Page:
Wednesday, September 1, 2010
Triumph of the Moon by Ronald Hutton
If one wishes to practice the craft then it makes sense that one should learn the history of the craft. Wicca was introduced by Gerald Gardener in the mid to late 1950's shortly after Britain repealed their anti-witchcraft laws. Gardener claimed that he became initiated into a coven in North Forrest England. His claims are subject to dispute.
Prior to him introducing Wicca, Gerald Gardner was a member of the Mason and he was a member of Ordo Templis Orientales, Aleister Crowley's organization. Mr. Gardner tried to set up OTO in London but he was not too successful. Many a people familiar with both Crowley's work and Wicca have noticed that Gardner plagiarized Crowley in many an instance and used his words in a construct that Crowley himself would not have used. Doreen Vailente would later on re-write everything.
Despite all this the author Ronald Hutton does make the statement that Wicca, meaning the wiseones, is a viable religion. Hutton is a historian who has written many books on Pagan movement and holidays in Great Britain.
Mr. Hutton goes on to say that "Wicca" is the first all British contribution to religion given to the world. In order to fully get an understanding of Wicca one must get an overall picture of British history and the British mentality. The British fascination with Paganism began with a renewed enthusiasm and admiration for Greco/Roman Culture. These nationalities were thought off as being advanced and were praised for their many contributions to world civilization. The Greeks and the Romans were only thought to be lacking morals and the revelation of Jesus Christ. Later on British literature would foster and cultivate a fascination with nature. The old pagans were thought to have a real closeness with nature.
As history would progress several authors would write paens to Pan and how he would chase wood nymphs in the the forest. The Christian religion was felt to be too rigid at this time. Godfrey Higgins asserted that in ancient History that there was an ancient civilization that extended through out the known world. They were the ones who discovered writing and religion. Helena Blavatsky, s spiritualist, speculated that Atlantis was this society.
In the Ancient world there was a Goddess for every aspect of civilization but not nature, however. The Goddesses had their own identity. Toward the end of the Pagan Period in a work called "Metamorpheisis" by Apuleius it was said that the moon goddess was said to embody all the other Goddesses. In literature and in Archaeology a view was starting to prevail that humanity worshiped a mother goddess. She is represented by the earth and the moon. She ended up embodying all the Goddesses and this is the current view of Pagan Witchcraft.
Like wise with the Greek Gods like Jupiter, Apollo and Neptune all of them fell out of favor. For while Apollo was the favorite but soon he gave way to the horned God Pan. Pan was a favorite of the literary scene up until the 1930's. He represented nature, sexuality and playfulness. He was the exact opposite of Jesus. In the view of Robert Graves the horned God was the consort of of the Goddess and was both the lover and the offspring of the Goddess. Death served as a transition.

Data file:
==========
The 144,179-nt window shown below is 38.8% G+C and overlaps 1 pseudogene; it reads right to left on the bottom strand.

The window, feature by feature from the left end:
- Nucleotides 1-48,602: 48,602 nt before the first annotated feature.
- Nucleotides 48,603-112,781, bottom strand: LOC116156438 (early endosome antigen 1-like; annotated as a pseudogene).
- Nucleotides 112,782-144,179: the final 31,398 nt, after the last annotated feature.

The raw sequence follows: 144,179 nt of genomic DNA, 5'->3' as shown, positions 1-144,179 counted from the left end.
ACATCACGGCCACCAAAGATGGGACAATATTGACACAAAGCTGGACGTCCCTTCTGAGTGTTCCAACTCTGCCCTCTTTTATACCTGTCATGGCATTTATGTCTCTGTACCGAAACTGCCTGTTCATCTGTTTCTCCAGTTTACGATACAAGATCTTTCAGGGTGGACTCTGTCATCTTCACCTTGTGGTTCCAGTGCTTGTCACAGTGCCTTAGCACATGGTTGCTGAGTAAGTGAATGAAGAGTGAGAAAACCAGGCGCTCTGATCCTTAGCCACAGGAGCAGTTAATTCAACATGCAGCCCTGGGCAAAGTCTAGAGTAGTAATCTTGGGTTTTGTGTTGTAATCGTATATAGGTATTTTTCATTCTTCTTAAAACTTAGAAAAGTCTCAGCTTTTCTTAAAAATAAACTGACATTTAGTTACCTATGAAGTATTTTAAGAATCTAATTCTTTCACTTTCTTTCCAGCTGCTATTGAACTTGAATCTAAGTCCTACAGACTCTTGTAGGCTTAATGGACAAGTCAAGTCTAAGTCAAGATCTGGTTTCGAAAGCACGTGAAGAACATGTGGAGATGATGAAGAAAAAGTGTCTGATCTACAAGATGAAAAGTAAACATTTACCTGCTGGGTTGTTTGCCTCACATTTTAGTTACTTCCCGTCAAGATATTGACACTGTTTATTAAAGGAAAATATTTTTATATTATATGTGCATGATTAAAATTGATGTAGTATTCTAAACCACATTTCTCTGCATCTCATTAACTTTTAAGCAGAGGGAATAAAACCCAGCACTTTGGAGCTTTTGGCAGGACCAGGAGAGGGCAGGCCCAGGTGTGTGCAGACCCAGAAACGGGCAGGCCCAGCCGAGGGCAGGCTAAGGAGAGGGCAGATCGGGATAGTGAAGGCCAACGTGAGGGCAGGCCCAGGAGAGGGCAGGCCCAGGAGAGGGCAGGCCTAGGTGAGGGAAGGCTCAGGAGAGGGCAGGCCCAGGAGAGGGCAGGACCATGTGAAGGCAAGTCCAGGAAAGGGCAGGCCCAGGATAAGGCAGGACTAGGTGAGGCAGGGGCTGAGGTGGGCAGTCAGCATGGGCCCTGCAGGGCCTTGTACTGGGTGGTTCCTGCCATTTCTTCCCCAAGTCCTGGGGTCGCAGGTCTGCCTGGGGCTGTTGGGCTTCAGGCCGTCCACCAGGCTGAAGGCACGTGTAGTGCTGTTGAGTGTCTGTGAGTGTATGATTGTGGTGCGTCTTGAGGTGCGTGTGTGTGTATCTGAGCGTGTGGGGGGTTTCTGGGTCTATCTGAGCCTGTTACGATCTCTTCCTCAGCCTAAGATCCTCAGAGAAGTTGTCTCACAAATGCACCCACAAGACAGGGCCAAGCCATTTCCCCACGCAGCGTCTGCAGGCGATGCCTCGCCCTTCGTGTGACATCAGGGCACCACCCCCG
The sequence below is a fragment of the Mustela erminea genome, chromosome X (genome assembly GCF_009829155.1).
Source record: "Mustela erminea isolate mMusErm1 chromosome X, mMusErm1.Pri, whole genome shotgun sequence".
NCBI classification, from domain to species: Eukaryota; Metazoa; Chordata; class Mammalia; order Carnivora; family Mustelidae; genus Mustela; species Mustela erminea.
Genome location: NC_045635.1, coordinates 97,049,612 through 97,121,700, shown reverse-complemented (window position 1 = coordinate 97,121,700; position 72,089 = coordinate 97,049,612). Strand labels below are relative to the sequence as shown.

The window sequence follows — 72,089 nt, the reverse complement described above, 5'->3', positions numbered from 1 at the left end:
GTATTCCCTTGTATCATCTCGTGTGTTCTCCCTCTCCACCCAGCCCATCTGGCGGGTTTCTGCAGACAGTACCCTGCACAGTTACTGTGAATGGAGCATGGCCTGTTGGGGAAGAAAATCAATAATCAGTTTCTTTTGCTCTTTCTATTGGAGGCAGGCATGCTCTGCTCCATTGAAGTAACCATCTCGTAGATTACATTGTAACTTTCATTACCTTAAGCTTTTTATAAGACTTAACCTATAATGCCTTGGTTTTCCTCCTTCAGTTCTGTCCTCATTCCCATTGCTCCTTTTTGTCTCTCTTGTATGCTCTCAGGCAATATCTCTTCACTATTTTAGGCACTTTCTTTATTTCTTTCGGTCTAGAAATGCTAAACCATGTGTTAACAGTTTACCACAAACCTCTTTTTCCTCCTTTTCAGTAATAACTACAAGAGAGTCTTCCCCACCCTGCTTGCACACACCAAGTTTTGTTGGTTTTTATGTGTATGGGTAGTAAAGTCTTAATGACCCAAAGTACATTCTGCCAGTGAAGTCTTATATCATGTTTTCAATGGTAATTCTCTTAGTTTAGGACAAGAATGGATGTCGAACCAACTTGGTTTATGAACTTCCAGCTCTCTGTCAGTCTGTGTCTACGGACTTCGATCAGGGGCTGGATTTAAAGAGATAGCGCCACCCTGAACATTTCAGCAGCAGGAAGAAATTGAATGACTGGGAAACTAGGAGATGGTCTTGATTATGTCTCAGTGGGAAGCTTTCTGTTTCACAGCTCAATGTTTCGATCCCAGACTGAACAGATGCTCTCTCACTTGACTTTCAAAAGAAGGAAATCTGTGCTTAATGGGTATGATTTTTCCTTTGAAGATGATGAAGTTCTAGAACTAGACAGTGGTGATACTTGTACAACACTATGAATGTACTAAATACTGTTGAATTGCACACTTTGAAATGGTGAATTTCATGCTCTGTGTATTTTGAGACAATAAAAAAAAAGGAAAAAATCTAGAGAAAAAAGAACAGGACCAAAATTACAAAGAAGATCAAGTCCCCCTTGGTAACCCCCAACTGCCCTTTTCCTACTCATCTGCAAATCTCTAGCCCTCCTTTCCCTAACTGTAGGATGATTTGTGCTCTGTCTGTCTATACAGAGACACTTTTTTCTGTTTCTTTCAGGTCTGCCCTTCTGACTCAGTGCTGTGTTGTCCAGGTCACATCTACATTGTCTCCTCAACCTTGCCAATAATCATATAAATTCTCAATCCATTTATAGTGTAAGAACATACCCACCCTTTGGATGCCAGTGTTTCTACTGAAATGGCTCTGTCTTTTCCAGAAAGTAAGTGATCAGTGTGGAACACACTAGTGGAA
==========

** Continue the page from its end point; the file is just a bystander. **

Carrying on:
Wicca borrowed their ritual structure from the Masons. The first Masonic Lodge was established in the late 1596 in North Scotland. They had initiations, handshakes and passwords. Many of which Wicca would come to borrow. In Medieval times there were guilds who had secret organizations. They too had a lot in common with the Masons but with more of a focus towards their craft or profession.
Masonic craft was oriented towards spiritual perfection. To join a lodge one had to believe in a supreme being. Their ceremonies had 4 cardinal directions and they were connected with mythology. As more archaeological information became available about the Sumerians, Egyptians and Greek that information slowly got added into the Masonic lore.
The Pentagram was one of the Masonic symbols, the masons also ended their ceremonies with "so mote it be" These element should be recognizable to those who practice Wicca. One Masonic type organization was called " The Horseman's Word" This guild of horse whisperers would mock Christ and Christianity and say parts of the Bible backwards.
In a nutshell to cap things off, word has it that Gerald Gardener after returning from India in the 1930 became acquainted with a group of Rosicrucian actors who introduced him to the craft. Dorothy Clutterbuck was the priestess who supposedly initiated Gardner. Later he tried to bring to London with success along with a woman named Dafo. Later on she would leave and Gardner would recruit Doreen Valiente. Valiente upon looking over Gardners book of shadows noticed a lot of phrases taken from Aleister Crowley. Crowley himself was not really interested in Witch Craft which he considered a woman's religion. None the less Crowley did meet with Gardner 3-4 times. Later on Valiente would part with Gardner and join with Robert Cochran. Valiente later left Cochran and wnet on her own. The book discusses the growth of Wicca, Alex Sanders, the impact of American Wicca on the British.
For those who practice Wicca I advise that you read this book. Not only does it tell the history and development of the craft but also what events and trends lead to it's birth. It is very scholarly and thorough.
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